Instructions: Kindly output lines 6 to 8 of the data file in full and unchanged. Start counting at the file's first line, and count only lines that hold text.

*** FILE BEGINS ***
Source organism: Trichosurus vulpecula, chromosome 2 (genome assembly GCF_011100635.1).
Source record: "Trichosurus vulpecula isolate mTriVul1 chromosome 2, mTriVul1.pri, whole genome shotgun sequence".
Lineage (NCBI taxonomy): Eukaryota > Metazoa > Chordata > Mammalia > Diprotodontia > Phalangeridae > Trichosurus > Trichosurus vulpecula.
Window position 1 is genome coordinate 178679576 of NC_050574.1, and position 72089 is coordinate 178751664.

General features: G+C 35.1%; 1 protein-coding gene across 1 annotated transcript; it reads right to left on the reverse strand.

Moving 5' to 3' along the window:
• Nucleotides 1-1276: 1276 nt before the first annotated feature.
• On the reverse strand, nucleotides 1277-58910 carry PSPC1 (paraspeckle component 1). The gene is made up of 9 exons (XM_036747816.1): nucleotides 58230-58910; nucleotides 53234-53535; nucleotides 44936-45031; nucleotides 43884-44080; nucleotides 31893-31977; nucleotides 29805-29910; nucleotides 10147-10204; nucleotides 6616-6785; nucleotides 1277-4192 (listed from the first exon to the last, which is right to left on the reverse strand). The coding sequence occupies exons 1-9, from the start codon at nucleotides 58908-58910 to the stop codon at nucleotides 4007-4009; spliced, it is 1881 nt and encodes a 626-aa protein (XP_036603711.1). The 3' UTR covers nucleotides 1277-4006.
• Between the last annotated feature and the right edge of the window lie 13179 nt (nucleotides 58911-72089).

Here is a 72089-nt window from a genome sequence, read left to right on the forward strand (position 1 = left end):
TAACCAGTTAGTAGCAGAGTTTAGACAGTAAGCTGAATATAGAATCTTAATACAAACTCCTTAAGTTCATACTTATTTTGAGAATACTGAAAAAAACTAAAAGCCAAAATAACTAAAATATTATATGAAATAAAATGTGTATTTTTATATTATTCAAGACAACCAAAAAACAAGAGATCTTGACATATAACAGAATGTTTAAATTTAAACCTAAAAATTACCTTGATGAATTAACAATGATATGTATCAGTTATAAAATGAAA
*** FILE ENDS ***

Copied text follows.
Moving 5' to 3' along the window:
• Nucleotides 1-1276: 1276 nt before the first annotated feature.
• On the reverse strand, nucleotides 1277-58910 carry PSPC1 (paraspeckle component 1). The gene is made up of 9 exons (XM_036747816.1): nucleotides 58230-58910; nucleotides 53234-53535; nucleotides 44936-45031; nucleotides 43884-44080; nucleotides 31893-31977; nucleotides 29805-29910; nucleotides 10147-10204; nucleotides 6616-6785; nucleotides 1277-4192 (listed from the first exon to the last, which is right to left on the reverse strand). The coding sequence occupies exons 1-9, from the start codon at nucleotides 58908-58910 to the stop codon at nucleotides 4007-4009; spliced, it is 1881 nt and encodes a 626-aa protein (XP_036603711.1). The 3' UTR covers nucleotides 1277-4006.